You’ll probably have several different groups who read your site, among them: Families who want to travel with their children Single folks who want to travel the world on a steeply frugal budget
Now, why would you create one landing page and expect it to effectively communicate with both groups? It won’t. Instead, create two landing pages that allow you to speak to each group directly. They’ll have different pain points, and it’ll be much easier to copywrite like a pro when you know exactly who you’re speaking to.
Be Conversational. (Feeling close)
Conversational language is extremely important in copywriting.
You want to come across like a friend or a trusted authority figure, with trusted being the operative word.
People trust their friends, and they trust those who know what they’re talking about. They don’t trust smarmy salespeople who’re trying to make them buy, buy, buy! now, now, now!
Explain why your product is amazing, but do it in a way that sounds normal, friendly, and approachable– you know, as if you were actually talking to someone face-to-face. You can and should write like you speak. I’m doing it right now, minus the ums.
Your writing should be informal and sound genuine.
Don’t Edit Yourself
At least not at first. One of the best writing tips I can give you is to let it all out. Turn off that internal editor who oddly sounds like your grade school grammar teacher. You can perfect the writing later, with editor eyes. Now, you should allow yourself the freedom to go wherever your brain takes you (as long as it’s about the topic of your landing page).
Now, let it sit. Don’t look at it for at least 12 hours. Give yourself a chance to return with a fresh perspective. When you come back, you can now edit the heck out of it. Cut out all redundant information. It’s not unusual to change 80% of your content, and that’s okay as long as the message is clear and targeted.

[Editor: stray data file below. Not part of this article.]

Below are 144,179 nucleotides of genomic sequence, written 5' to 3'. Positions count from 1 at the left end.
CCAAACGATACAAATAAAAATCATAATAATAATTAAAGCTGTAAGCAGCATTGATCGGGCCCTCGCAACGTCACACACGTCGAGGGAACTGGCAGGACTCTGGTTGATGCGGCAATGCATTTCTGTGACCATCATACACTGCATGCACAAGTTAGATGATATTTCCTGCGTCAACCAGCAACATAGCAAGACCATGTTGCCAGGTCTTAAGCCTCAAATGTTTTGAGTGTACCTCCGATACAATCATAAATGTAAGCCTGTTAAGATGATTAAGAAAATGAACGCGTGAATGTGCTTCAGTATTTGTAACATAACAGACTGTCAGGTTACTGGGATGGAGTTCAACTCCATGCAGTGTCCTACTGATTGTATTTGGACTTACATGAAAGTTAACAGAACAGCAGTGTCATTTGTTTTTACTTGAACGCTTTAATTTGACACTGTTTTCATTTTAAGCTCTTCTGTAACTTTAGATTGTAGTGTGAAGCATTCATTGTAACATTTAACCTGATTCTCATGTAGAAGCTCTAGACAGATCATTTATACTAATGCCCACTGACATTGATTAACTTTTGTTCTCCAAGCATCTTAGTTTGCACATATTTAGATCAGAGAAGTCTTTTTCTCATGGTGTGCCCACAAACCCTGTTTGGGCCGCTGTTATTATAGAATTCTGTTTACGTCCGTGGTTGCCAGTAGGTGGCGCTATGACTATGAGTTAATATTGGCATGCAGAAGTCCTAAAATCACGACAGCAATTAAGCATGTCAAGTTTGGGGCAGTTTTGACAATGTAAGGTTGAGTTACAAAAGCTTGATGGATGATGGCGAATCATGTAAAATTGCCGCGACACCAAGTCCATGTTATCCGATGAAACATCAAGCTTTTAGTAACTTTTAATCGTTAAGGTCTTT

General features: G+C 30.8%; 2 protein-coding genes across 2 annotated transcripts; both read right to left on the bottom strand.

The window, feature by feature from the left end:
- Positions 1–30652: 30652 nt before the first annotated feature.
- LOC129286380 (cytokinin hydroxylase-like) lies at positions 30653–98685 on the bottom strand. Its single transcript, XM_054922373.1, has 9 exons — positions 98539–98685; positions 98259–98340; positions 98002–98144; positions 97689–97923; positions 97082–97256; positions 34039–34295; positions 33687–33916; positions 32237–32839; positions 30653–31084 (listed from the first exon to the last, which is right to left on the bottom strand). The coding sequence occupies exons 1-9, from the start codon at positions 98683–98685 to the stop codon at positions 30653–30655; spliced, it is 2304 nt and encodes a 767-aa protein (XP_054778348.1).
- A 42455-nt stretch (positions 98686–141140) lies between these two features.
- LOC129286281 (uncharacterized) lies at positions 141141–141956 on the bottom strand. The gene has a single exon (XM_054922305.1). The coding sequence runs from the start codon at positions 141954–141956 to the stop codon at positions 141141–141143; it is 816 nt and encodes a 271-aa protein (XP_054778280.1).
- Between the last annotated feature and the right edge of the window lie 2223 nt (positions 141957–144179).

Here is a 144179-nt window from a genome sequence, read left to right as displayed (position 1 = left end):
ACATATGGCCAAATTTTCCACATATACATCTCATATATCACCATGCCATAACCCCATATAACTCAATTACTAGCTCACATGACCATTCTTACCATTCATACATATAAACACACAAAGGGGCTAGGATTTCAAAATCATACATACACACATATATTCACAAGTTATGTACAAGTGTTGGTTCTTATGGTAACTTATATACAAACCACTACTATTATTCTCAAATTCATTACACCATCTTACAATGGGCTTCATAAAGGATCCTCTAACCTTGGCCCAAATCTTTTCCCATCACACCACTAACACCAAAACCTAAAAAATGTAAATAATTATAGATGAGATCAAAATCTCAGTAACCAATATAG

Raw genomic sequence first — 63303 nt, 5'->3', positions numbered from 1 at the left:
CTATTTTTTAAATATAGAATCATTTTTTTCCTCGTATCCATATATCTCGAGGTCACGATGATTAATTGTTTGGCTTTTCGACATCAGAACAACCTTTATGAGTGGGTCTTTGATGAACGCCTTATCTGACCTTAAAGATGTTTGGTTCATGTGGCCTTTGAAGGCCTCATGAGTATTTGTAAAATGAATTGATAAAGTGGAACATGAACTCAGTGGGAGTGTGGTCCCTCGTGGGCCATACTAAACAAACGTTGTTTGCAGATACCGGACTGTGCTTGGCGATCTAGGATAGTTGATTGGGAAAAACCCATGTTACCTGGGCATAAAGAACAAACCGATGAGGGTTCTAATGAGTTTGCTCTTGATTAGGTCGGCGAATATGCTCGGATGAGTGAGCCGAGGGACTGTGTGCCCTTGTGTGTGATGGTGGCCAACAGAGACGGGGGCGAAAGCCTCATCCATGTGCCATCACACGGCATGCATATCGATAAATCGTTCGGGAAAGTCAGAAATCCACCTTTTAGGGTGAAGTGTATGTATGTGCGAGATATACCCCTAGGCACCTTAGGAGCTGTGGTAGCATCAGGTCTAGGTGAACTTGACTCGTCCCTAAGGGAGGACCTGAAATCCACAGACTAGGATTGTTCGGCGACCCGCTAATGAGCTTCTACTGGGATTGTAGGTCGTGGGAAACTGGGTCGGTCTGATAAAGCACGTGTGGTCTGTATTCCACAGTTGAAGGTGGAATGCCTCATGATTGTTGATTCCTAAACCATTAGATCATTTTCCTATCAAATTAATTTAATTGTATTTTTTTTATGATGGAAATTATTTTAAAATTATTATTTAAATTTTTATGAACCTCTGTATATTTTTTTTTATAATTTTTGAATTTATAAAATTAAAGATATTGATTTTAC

You’re already passionate about your product or service, so this one’s easy. Just speak clearly about why your product/service is the best choice for your audience. If you’re running a contest, share your excitement about the prize.
Offer Specific Value
You know why your offering is valuable, but no one else will unless you spell it out. None of us are mind-readers. You may be thinking, I have a great product that will speak for itself. I’m here to tell you, it won’t.
Your product can’t speak, but you can. You convince your audience by getting into the specifics of how your product will help you. Tell them what’s in it for them. Make sure you complete these sentences: When you buy this product, you’ll get _________________. Because of this product, you’ll do _________________. If you don’t buy this product, you’ll be _________________.
Go Bold with Your Headline
Your headline is a probably the most important part of your landing page. This is where you hook ‘em, so take some time to get it right. What’s one sentence you can write that would engage your audience right away?
I like to start with a question, because it gets people thinking. It immediately pulls them in. And a question is easy to write. The perfect question is one that addresses the audience’s pain point. Here’s an example of a landing page from Postbox that pulls you in with a simple question:
Image courtesy of __Postbox
Create a Strong Call to Action
Your call to action is your last chance to pull them in, so it requires at least the same amount of effort as your headline. Don’t waste this prime real estate with a limp, lifeless phrase like “submit.” Go for something bold and actionable that drives home your message.
Bottom line: aim for a call to action that makes it easy for your audience to say “yes.”
You’ve got this. Remember to write like you speak. Your audience wants to hear from you. The more you inject your own personality into your writing, the more they will trust you. Trust me. Isipin mo lang na kung ano man ang product mo and if you believe in your product, it will show in the way you write.